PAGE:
16 February 2015

Please don't reward people with "stuff"!

I expect you've noticed that green is the new black. Recently I read an Australian home and garden type magazine, and every house boasted its eco-credentials. I'm a sucker for a gorgeous house, but most were about three times as big as they needed to be, and massively overglazed, but hey, there was the odd recycled brick wall and some lofty insulation, so the eco box was perfunctorily ticked.


Anna's school is on trend and all-for-eco, and have a new environmental scheme the children can participate in. These schemes are great! But sometimes I think that the importance of not rewarding children or adults with "stuff" gets lost. There's little appeal to "not having", of course.

When the school children have done enough nude-fooding, walking to school and gardening - among other admirable things promoted by the scheme - they can purchase a badge and a T shirt to show off their achievements. I wonder where the badge and T shirt come from, and where will they be in five years' time?

A random sample of the stuff littering Anna's room.
Yes, she loves it all, and no, we do not need any more!
Note the restored art deco dressing table: t's not in my "stuff" category.
They will probably have come from China, in a factory that pours pollution into a river, and produced by near-slave labour. (The same goes for almost everything in Farmers, Briscoes, the Warehouse, Kathmandu.... etc.) In a year or two most of them will be in the dump.

There is no paying market, of course, for the true eco-mantras: Make do with what you have, and Stop buying Stuff! Most humans since the dawn of time have forcibly lived with those values; they have had no other choice. Now, quite suddenly really, we can update our wardrobes and houses with cheap crap every year or two. Just don't think too hard about how and where the crap was made, or it will be tinged with ugliness.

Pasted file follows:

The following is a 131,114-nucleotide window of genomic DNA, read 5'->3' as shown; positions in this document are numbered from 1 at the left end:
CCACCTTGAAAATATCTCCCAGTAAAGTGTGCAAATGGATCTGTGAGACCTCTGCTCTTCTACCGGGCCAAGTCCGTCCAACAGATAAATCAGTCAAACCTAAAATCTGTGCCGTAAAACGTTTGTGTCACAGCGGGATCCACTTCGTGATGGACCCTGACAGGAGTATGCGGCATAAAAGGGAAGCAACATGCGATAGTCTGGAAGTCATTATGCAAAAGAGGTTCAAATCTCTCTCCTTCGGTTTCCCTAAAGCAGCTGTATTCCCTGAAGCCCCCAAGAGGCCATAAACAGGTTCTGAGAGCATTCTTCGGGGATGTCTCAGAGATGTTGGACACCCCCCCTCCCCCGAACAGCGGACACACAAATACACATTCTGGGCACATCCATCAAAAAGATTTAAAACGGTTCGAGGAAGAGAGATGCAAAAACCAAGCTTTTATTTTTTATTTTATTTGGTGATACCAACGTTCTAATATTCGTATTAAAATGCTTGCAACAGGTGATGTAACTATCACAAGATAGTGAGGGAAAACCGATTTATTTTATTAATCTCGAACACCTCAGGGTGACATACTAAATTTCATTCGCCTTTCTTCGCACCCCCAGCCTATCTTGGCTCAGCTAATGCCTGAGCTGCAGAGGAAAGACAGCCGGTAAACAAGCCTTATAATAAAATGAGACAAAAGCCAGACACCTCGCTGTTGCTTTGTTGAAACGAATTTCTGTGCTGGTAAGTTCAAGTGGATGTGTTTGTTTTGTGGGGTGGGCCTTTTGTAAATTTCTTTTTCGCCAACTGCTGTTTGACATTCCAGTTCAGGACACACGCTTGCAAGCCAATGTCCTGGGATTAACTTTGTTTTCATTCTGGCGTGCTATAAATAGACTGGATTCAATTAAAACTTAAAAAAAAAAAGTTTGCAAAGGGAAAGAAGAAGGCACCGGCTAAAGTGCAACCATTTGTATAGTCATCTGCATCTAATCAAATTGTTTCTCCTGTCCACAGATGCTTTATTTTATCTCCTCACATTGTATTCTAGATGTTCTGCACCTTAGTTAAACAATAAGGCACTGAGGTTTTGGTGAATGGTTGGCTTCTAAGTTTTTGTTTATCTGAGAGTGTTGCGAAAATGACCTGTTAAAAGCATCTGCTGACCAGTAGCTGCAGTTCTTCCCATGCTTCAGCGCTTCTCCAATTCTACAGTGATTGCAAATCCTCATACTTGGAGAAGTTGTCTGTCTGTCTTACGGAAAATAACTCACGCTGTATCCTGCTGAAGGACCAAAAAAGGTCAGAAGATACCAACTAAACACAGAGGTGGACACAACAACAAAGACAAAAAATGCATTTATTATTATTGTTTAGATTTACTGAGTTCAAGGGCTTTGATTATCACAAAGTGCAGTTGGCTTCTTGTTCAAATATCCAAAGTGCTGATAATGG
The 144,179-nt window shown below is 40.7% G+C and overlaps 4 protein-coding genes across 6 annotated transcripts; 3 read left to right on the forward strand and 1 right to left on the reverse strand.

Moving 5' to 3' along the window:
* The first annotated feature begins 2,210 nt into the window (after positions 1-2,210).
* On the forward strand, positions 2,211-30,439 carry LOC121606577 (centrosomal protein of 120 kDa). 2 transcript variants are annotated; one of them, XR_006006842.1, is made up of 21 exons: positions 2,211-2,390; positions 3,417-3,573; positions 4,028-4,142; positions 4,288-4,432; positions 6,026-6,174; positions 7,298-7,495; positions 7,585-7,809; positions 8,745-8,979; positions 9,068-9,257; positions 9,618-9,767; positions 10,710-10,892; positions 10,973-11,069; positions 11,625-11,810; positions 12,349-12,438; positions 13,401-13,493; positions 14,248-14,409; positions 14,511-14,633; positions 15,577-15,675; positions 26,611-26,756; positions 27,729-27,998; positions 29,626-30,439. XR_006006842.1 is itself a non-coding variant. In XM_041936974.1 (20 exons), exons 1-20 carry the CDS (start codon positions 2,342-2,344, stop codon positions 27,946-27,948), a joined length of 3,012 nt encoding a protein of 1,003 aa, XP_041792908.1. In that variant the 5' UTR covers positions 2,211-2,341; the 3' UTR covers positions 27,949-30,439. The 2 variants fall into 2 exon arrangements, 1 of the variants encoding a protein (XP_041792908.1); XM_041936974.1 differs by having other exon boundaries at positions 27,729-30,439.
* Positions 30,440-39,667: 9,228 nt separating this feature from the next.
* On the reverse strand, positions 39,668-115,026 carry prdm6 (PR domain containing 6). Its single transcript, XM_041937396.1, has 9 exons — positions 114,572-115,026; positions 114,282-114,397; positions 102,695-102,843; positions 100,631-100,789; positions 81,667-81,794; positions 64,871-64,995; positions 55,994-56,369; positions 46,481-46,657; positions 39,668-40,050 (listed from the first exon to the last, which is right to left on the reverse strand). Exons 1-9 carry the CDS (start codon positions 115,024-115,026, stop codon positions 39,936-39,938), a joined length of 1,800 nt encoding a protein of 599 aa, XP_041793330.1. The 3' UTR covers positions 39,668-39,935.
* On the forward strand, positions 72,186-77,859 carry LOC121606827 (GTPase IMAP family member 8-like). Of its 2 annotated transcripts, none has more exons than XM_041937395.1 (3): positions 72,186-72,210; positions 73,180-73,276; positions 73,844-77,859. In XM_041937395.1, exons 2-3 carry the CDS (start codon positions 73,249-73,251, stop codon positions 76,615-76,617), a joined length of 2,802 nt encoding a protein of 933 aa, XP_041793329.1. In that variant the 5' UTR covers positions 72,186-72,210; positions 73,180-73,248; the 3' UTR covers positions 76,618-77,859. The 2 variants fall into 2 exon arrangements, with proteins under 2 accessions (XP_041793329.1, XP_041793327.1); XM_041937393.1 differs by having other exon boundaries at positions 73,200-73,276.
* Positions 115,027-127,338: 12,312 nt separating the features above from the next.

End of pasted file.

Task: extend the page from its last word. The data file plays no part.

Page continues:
When my mother was born in the late 1930s, there were just over 2 billion people in the world. When Jack was born 11 years ago, there were 6 billion. Now there are 7 billion. I can't even conceive of one billion people, but I know they all like lovely stuff. What will it cost the planet to supply it, and where will it go when it's disposed of?

I think we need to be extremely choosy about what we buy.

Here's a call for creativity. How could the children be rewarded for their environmental achievements without giving them something that undermines those achievements? Anna scoffed at my suggestion of swan plants grown in home-made compost. A lunch-time sushi-making class, perhaps? An afternoon of making puppets, or a parkour lesson? A packet of seeds?

Beginners' parkour. No stuff required. 
(If you haven't spent twenty well-entertained minutes watching the 'Story of Stuff' video before, I totally recommend clicking here to watch it!)



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